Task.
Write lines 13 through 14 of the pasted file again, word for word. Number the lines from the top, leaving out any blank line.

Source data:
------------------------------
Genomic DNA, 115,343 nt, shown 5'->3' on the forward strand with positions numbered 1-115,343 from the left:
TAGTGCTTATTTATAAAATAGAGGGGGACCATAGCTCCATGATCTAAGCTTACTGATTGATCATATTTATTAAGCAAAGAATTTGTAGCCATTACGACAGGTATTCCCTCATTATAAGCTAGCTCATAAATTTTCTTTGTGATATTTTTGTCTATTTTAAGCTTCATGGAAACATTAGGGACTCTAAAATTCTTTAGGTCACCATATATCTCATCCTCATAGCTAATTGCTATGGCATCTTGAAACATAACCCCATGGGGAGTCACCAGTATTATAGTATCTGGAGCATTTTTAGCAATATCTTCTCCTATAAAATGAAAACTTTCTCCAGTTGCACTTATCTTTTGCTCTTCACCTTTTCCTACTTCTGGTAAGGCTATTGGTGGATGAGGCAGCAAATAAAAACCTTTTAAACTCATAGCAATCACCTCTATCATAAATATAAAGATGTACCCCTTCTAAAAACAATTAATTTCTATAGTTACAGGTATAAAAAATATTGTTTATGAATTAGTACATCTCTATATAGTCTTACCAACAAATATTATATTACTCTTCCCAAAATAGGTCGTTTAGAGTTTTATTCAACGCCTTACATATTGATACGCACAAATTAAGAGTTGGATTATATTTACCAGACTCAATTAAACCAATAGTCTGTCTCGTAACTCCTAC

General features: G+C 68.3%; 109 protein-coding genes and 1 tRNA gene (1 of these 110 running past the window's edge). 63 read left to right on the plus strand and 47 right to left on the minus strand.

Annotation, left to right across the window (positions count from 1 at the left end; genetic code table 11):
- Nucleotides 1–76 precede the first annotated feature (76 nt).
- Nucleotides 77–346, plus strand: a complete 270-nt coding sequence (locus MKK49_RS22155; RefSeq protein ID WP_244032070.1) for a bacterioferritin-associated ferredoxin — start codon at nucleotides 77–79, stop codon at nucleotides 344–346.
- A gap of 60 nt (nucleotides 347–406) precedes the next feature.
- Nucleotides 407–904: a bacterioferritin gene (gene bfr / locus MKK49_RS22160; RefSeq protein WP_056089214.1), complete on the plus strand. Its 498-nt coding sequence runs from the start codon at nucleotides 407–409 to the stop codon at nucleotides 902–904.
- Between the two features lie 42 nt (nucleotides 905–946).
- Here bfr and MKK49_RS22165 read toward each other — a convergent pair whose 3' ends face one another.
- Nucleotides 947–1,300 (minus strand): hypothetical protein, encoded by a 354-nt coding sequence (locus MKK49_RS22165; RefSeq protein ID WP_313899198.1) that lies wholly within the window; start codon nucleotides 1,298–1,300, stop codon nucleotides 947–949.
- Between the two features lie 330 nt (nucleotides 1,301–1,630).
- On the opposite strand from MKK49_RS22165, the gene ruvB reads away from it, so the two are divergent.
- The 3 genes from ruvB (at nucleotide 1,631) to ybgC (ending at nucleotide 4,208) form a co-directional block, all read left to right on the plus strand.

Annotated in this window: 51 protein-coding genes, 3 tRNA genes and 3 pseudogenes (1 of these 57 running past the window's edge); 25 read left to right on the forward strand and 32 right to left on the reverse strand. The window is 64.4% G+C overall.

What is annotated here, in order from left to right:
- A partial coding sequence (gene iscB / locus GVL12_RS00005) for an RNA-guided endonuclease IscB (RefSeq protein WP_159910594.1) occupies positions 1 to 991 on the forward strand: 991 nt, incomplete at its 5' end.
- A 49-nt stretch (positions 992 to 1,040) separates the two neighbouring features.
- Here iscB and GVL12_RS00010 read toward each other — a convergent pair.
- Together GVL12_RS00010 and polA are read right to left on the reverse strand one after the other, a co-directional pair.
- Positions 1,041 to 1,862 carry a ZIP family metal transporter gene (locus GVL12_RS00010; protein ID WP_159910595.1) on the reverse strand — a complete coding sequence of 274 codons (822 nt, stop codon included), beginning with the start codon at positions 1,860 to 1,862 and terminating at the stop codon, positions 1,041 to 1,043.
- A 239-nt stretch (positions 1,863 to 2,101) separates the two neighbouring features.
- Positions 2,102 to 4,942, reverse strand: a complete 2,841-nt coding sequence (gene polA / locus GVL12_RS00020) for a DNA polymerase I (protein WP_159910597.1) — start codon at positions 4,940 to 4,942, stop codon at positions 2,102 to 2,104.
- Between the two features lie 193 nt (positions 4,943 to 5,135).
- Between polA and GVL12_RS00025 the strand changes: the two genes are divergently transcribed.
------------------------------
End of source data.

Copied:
- On the opposite strand from MKK49_RS22165, the gene ruvB reads away from it, so the two are divergent.
- The 3 genes from ruvB (at nucleotide 1,631) to ybgC (ending at nucleotide 4,208) form a co-directional block, all read left to right on the plus strand.